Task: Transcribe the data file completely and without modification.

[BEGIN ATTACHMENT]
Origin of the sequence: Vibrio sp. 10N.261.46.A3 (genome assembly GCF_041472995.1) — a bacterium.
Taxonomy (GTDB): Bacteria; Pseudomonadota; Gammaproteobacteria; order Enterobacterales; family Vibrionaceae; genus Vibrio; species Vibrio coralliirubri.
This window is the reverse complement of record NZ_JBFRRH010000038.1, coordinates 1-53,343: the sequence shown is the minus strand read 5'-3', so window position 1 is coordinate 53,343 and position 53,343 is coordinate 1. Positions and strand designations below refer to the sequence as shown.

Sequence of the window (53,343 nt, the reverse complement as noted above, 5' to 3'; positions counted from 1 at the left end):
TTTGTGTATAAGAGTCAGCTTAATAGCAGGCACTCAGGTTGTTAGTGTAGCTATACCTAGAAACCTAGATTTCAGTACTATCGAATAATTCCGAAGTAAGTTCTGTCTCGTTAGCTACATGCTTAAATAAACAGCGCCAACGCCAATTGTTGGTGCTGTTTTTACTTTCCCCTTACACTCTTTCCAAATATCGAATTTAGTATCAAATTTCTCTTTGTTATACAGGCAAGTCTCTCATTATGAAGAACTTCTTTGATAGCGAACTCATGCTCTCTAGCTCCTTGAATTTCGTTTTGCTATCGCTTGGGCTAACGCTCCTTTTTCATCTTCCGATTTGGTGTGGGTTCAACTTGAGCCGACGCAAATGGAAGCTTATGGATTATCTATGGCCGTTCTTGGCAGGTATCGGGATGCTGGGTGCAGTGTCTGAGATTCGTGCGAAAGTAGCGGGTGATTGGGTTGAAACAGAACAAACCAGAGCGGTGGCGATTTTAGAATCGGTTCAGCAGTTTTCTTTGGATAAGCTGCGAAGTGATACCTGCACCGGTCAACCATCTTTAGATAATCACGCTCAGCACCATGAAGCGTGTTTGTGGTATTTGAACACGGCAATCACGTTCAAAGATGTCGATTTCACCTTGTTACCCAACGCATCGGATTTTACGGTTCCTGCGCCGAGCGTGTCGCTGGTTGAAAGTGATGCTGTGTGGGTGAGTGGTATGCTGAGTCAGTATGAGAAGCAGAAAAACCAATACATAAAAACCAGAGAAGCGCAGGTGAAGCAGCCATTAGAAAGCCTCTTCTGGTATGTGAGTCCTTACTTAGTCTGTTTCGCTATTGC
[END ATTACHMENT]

Origin of the sequence: Vibrio sp. 10N.261.46.A3 (genome assembly GCF_041472995.1) — a bacterium.
Taxonomy (GTDB): Bacteria; Pseudomonadota; Gammaproteobacteria; order Enterobacterales; family Vibrionaceae; genus Vibrio; species Vibrio coralliirubri.
This window is the reverse complement of record NZ_JBFRRH010000038.1, coordinates 1-53,343: the sequence shown is the minus strand read 5'-3', so window position 1 is coordinate 53,343 and position 53,343 is coordinate 1. Positions and strand designations below refer to the sequence as shown.

Sequence of the window (53,343 nt, the reverse complement as noted above, 5' to 3'; positions counted from 1 at the left end):
TTTGTGTATAAGAGTCAGCTTAATAGCAGGCACTCAGGTTGTTAGTGTAGCTATACCTAGAAACCTAGATTTCAGTACTATCGAATAATTCCGAAGTAAGTTCTGTCTCGTTAGCTACATGCTTAAATAAACAGCGCCAACGCCAATTGTTGGTGCTGTTTTTACTTTCCCCTTACACTCTTTCCAAATATCGAATTTAGTATCAAATTTCTCTTTGTTATACAGGCAAGTCTCTCATTATGAAGAACTTCTTTGATAGCGAACTCATGCTCTCTAGCTCCTTGAATTTCGTTTTGCTATCGCTTGGGCTAACGCTCCTTTTTCATCTTCCGATTTGGTGTGGGTTCAACTTGAGCCGACGCAAATGGAAGCTTATGGATTATCTATGGCCGTTCTTGGCAGGTATCGGGATGCTGGGTGCAGTGTCTGAGATTCGTGCGAAAGTAGCGGGTGATTGGGTTGAAACAGAACAAACCAGAGCGGTGGCGATTTTAGAATCGGTTCAGCAGTTTTCTTTGGATAAGCTGCGAAGTGATACCTGCACCGGTCAACCATCTTTAGATAATCACGCTCAGCACCATGAAGCGTGTTTGTGGTATTTGAACACGGCAATCACGTTCAAAGATGTCGATTTCACCTTGTTACCCAACGCATCGGATTTTACGGTTCCTGCGCCGAGCGTGTCGCTGGTTGAAAGTGATGCTGTGTGGGTGAGTGGTATGCTGAGTCAGTATGAGAAGCAGAAAAACCAATACATAAAAACCAGAGAAGCGCAGGTGAAGCAGCCATTAGAAAGCCTCTTCTGGTATGTGAGTCCTTACTTAGTCTGTTTCGCTATTGC